Florida school district cancels history professor’s lecture out of fear it might be labeled CRT


”We needed an opportunity to review them prior to the training in light of the current conversations across our state and in our community about critical race theory,” Debra Pace, the superintendent of the Osceola County School District, wrote in an email to teachers planning to attend the event. School officials had only a summary of Butler’s presentation, and, Pace wrote, “I am mindful of the potential of negative distractions if we are not proactive in reviewing content and planning its presentation carefully.”

In translation, “Florida policy has us intimidated into wanting to second-guess a history professor’s history presentation to teachers, because it might include something someone would describe as critical race theory.” And it’s absolutely likely that a presentation showing the enduring relevance of civil rights activism would trigger some racists who are intent on denying the existence of racism. After all, we’re talking about a movement that has targeted children’s books about specific events in the Civil Rights Movement as being too extreme.

But a DeSantis spokeswoman insisted that this isn’t what the CRT ban was intended to do.

Critical Race Theory and factual history are two different things. The endless attempts to gaslight Americans by conflating the two are as ineffective as they are tiresome,” she emailed NBC News. “So just to be clear, mixing up ‘teaching history’ with ‘teaching CRT’ is dishonest.”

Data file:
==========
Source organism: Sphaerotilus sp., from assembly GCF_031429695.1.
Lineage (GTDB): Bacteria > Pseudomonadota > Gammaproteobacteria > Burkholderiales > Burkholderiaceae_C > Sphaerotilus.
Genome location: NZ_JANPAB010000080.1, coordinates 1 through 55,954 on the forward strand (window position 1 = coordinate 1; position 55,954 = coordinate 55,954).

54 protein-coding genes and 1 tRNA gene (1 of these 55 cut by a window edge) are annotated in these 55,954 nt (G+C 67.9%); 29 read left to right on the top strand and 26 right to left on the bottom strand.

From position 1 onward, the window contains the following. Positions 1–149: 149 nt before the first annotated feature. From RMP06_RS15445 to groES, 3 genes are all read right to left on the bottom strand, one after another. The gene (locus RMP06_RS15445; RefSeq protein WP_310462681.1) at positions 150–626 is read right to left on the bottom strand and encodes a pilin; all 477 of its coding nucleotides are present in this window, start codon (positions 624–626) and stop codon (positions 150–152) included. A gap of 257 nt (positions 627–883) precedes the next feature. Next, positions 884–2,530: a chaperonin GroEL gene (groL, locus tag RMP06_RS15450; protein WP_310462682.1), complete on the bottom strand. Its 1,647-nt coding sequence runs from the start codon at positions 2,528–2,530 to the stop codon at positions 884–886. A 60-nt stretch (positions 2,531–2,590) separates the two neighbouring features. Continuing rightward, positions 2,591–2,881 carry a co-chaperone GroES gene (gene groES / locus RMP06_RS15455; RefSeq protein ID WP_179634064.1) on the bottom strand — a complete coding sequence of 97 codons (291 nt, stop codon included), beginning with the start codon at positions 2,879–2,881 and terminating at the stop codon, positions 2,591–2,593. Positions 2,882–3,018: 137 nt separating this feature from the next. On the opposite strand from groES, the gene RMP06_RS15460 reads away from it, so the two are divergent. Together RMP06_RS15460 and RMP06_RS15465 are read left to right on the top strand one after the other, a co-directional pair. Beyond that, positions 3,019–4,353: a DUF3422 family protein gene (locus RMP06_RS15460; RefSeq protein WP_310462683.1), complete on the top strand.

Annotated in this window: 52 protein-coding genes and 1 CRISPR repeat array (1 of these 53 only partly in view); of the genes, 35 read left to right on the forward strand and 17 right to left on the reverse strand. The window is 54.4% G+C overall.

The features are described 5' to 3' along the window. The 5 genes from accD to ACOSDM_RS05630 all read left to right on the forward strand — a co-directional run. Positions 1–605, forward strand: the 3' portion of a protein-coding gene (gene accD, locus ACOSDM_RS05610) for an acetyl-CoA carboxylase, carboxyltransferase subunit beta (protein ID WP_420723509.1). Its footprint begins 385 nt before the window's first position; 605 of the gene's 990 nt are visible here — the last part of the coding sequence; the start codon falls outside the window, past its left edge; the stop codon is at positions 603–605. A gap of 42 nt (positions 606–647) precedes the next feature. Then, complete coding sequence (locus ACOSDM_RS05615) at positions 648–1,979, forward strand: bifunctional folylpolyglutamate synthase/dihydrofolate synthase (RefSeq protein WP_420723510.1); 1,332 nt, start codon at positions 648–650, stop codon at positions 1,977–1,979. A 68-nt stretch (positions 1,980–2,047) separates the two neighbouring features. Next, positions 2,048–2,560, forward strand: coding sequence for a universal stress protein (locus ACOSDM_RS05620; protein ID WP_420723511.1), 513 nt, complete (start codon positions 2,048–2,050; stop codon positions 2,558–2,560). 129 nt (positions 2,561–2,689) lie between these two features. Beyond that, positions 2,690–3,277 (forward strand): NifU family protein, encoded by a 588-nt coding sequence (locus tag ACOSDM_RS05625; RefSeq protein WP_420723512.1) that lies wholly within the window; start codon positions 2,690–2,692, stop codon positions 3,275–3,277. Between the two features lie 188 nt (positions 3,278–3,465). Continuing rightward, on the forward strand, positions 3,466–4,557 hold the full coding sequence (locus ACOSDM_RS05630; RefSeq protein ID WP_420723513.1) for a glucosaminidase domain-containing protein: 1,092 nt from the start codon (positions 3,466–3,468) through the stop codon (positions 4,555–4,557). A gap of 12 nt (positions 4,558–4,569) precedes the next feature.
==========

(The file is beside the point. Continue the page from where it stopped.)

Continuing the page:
Well, yeah. It is. But you know who’s doing exactly that in law after law and speech after speech, rebranding “critical race theory” as “anything that could make the most fragile of white people anxious”? Republicans. Like Ron DeSantis. One person’s “theories that distort historical events” can be another person’s carefully documented historical research showing that the stories we’ve always been told about history are inaccurate or leave out important parts of the story.

The CRT ban “makes it so that any topic that falls under the rubric can be labeled as potentially critical race theory,” Butler, the historian whose presentation was canceled, said. “And the end result is that any teacher training any educational program can be canceled, postponed, stonewalled so that it never happens.”

At least one local official agreed. “School districts in Florida are in a precarious position as we navigate the anti-CRT administrative order which has little guidance yet promises to have strong consequences if not implemented,” Osceola County school board member Terry Castillo said in a statement, noting that “school boards have been punished for going against the governor’s orders regarding mask mandates.”

Anti-CRT policies are “about putting the fear of God into teachers and administrators,” Jeffrey Sachs, a political scientist tracking such policies, told Greg Sargent. “Teachers are going to avoid discussing certain topics altogether—topics related to race, sex, and American history that as a society we might want to discuss.

In Florida, that’s exactly what’s happening.

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